The goal of clerkship rotations is for students to acquire a defined body of knowledge, skills and attitudes necessary for the recognition, understanding and management of the common and unique health care problems. During each core clerkship and elective rotation, the PA student will participate, in a supervised capacity, in the care of patients presenting to the specific health care setting (Emergency department, Clinic, in-patient ward, etc).
- Location: Michael Garron Hospital
- Length: 2 weeks
Read more as I talk about my typical shift on a consulting service, common medical complaints I encountered, including my most memorable cases!
A typical shift
I worked with two Infectious Disease physicians and Maureen Taylor (CCPA). The day usually started around 8:30AM. The physician and Maureen discussed which new consult would be suitable for me. I also followed-up with the patients I’ve seen before as well. Around noon is when I reviewed with the physician, have a differential diagnosis and possible management plans. Following that, I reassessed the patient with the physician and Maureen and we decide on which management plan to go through with.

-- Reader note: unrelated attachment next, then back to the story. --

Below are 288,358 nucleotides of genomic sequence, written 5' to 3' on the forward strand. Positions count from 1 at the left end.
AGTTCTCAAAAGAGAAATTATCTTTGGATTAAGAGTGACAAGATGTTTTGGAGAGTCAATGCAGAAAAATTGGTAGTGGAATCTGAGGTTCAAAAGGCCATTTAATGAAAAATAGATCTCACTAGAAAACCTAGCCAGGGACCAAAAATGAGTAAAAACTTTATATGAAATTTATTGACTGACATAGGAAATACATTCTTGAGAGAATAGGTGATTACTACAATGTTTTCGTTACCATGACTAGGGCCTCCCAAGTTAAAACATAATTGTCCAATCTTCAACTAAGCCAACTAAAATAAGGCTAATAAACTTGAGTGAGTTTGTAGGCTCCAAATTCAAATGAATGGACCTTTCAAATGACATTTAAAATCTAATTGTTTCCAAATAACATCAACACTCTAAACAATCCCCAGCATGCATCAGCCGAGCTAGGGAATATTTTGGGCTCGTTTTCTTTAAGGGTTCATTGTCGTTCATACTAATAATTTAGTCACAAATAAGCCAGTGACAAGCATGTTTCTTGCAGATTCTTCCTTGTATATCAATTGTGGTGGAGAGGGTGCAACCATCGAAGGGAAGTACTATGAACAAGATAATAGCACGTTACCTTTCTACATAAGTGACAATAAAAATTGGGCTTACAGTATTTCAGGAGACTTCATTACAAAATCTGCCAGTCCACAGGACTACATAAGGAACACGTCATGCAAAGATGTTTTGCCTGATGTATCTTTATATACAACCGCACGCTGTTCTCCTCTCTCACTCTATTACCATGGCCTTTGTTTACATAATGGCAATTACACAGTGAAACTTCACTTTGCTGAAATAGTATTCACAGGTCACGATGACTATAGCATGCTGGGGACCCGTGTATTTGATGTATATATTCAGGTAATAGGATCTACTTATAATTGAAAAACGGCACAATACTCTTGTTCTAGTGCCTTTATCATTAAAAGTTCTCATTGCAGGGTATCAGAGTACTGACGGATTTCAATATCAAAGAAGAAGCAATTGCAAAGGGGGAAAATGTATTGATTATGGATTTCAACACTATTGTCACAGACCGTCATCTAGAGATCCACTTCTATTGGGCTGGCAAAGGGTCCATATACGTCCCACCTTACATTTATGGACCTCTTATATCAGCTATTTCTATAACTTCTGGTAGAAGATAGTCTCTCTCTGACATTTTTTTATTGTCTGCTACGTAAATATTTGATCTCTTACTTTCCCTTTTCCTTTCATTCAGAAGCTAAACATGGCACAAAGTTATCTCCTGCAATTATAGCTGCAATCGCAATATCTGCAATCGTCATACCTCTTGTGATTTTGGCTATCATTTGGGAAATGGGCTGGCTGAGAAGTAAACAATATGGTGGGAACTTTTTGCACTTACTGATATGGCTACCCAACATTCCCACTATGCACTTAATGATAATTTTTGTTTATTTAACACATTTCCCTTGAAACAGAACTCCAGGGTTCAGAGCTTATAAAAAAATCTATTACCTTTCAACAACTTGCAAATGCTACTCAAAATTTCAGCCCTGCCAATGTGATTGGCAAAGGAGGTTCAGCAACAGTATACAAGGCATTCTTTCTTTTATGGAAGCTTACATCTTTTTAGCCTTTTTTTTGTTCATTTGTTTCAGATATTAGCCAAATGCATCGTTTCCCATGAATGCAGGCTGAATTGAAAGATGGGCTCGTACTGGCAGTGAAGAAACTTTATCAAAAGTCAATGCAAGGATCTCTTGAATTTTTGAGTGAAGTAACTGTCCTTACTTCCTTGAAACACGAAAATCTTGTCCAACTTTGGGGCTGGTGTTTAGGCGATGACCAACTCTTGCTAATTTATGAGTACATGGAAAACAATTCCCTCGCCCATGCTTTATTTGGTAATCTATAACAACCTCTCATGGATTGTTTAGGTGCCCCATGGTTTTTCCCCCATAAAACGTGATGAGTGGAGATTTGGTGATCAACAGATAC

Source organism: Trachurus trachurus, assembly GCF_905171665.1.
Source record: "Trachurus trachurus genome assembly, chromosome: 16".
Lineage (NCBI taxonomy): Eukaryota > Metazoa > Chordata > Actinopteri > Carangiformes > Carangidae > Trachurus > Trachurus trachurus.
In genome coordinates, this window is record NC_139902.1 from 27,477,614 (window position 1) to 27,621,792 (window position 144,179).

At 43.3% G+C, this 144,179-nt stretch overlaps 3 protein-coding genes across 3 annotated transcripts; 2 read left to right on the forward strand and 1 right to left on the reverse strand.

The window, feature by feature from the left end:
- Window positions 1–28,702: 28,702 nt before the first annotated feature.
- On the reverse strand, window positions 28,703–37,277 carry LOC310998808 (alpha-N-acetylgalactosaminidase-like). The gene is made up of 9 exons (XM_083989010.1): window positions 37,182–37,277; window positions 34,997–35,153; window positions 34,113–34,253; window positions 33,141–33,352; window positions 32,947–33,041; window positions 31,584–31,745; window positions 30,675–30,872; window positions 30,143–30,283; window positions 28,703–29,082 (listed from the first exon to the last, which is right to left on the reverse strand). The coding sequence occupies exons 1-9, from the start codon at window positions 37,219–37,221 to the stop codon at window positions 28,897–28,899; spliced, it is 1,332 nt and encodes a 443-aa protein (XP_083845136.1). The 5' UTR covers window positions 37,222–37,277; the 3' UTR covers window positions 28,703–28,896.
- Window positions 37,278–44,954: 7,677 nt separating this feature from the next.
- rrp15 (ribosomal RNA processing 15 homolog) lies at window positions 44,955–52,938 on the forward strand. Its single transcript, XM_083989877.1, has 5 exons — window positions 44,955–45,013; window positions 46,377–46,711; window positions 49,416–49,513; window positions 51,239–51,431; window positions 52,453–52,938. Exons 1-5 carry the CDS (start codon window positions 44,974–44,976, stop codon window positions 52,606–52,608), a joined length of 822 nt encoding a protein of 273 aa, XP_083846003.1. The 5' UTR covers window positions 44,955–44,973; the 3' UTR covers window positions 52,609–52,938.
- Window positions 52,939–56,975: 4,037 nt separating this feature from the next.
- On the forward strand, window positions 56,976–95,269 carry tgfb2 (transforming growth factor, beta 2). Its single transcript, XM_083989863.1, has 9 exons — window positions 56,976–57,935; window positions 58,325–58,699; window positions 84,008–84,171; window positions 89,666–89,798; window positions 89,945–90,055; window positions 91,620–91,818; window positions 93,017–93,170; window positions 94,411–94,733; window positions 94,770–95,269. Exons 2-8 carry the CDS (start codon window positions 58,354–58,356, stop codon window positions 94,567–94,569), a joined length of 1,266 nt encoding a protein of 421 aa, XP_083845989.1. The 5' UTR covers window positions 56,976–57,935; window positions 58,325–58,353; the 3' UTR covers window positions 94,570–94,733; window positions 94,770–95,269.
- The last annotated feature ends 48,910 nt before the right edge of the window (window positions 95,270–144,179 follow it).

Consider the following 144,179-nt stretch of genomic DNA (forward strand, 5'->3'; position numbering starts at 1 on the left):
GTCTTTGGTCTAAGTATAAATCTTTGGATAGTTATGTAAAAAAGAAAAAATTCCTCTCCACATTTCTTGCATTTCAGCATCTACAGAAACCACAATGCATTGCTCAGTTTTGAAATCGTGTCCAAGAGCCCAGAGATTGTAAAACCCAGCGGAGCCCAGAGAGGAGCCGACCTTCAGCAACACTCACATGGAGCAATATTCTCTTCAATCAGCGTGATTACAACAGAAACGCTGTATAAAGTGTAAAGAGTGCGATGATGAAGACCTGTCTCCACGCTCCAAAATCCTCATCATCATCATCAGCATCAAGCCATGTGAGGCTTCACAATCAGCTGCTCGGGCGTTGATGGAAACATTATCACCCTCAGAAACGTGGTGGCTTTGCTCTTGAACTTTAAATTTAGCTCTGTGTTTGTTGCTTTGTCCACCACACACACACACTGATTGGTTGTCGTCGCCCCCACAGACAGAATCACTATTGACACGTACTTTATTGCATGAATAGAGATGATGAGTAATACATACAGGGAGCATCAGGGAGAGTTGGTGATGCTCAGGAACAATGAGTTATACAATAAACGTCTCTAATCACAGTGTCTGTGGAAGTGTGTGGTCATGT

The end of my day consisted of dictations and follow-up notes.
Common medical conditions I encountered during my rotation
- Infective Endocarditis
- Decubitus ulcers, diabetic foot ulcers
- C. difficile + (fecal transplant)
- Infected renal cysts
In other news…C. Difficle!
C. Diff Detector Canines
- I first learned about C. diff dogs through this article. According to this article, the idea came from experienced nurses who were able to tell if a patient had C. diff just from the smell of their patient’s stool. They decided to train dogs, who have a superior sense of smell, to sit or lay down when in the patient’s room if they had C. diff. Cliff, their C. diff dog, had encouraging results. He didn’t even need the stool sample because he could tell just by being in the patient’s room!
- Michael Garron hospital has its own C. diff dog – Chase! I get so excited whenever I hear he’s coming by the wards to do his rounds 😉
- Now (July 2016), Vancouver General Hospital has their own English Springer spaniel, the first certified dog in Canada enlisted to detect C. diff in a hospital, according to his trainer! See CBC British Columbia article | Meet Angus, the C. difficile-sniffing dog trained to detect superbugs
Photo taken here
- I had the opportunity to see a fecal transplant! In Canada, fecal transplants are only approved for treatment resistant C. difficile. C. difficile causes profuse diarrhea and is often contracted in the hospital by elderly, frail patients. First line treatment is with antibiotics such as metronidazole or vancomycin. However, when therapies fail and the patient returns with his fourth case of C. diff, fecal transplant is an option. The purpose is to restore the natural, good bacteria that normally lives in the bowel.
- Fecal transplant involves introducing stool from a healthy donor into the colon of the patient through an enema. Takes less than 5 minutes to do!
- CBC Hamilton | ‘Fecal Tranplants’ used to treat C. difficile cases in Hamilton
Some of my most memorable cases